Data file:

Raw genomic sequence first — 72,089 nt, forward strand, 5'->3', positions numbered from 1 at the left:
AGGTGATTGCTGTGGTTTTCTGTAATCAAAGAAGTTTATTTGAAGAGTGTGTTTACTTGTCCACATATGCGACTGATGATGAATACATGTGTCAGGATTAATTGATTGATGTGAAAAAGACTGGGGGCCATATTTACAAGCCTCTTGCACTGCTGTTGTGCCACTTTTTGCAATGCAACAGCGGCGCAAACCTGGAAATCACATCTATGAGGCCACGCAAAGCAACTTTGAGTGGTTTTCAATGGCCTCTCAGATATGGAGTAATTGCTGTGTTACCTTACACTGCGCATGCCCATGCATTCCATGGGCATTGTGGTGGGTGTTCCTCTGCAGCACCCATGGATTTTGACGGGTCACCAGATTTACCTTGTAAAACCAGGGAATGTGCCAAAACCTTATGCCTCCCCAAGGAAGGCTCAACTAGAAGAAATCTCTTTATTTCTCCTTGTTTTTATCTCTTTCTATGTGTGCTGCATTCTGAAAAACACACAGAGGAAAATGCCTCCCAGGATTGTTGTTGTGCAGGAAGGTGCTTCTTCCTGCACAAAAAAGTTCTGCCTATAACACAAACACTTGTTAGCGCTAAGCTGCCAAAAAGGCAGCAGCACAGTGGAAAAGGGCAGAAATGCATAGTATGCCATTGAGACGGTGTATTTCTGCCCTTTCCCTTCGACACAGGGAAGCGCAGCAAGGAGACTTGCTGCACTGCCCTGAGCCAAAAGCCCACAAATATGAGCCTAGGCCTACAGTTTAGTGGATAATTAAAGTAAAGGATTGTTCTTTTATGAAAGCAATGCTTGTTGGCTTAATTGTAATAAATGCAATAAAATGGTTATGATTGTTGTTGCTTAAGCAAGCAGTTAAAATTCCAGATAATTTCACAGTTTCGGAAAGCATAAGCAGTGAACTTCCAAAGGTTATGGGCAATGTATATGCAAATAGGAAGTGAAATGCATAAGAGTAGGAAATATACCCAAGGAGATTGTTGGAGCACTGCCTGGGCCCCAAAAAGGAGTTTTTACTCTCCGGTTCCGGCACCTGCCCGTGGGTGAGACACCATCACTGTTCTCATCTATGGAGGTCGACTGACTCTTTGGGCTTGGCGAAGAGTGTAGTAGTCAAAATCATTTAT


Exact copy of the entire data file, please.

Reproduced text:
Raw genomic sequence first — 72,089 nt, forward strand, 5'->3', positions numbered from 1 at the left:
AGGTGATTGCTGTGGTTTTCTGTAATCAAAGAAGTTTATTTGAAGAGTGTGTTTACTTGTCCACATATGCGACTGATGATGAATACATGTGTCAGGATTAATTGATTGATGTGAAAAAGACTGGGGGCCATATTTACAAGCCTCTTGCACTGCTGTTGTGCCACTTTTTGCAATGCAACAGCGGCGCAAACCTGGAAATCACATCTATGAGGCCACGCAAAGCAACTTTGAGTGGTTTTCAATGGCCTCTCAGATATGGAGTAATTGCTGTGTTACCTTACACTGCGCATGCCCATGCATTCCATGGGCATTGTGGTGGGTGTTCCTCTGCAGCACCCATGGATTTTGACGGGTCACCAGATTTACCTTGTAAAACCAGGGAATGTGCCAAAACCTTATGCCTCCCCAAGGAAGGCTCAACTAGAAGAAATCTCTTTATTTCTCCTTGTTTTTATCTCTTTCTATGTGTGCTGCATTCTGAAAAACACACAGAGGAAAATGCCTCCCAGGATTGTTGTTGTGCAGGAAGGTGCTTCTTCCTGCACAAAAAAGTTCTGCCTATAACACAAACACTTGTTAGCGCTAAGCTGCCAAAAAGGCAGCAGCACAGTGGAAAAGGGCAGAAATGCATAGTATGCCATTGAGACGGTGTATTTCTGCCCTTTCCCTTCGACACAGGGAAGCGCAGCAAGGAGACTTGCTGCACTGCCCTGAGCCAAAAGCCCACAAATATGAGCCTAGGCCTACAGTTTAGTGGATAATTAAAGTAAAGGATTGTTCTTTTATGAAAGCAATGCTTGTTGGCTTAATTGTAATAAATGCAATAAAATGGTTATGATTGTTGTTGCTTAAGCAAGCAGTTAAAATTCCAGATAATTTCACAGTTTCGGAAAGCATAAGCAGTGAACTTCCAAAGGTTATGGGCAATGTATATGCAAATAGGAAGTGAAATGCATAAGAGTAGGAAATATACCCAAGGAGATTGTTGGAGCACTGCCTGGGCCCCAAAAAGGAGTTTTTACTCTCCGGTTCCGGCACCTGCCCGTGGGTGAGACACCATCACTGTTCTCATCTATGGAGGTCGACTGACTCTTTGGGCTTGGCGAAGAGTGTAGTAGTCAAAATCATTTAT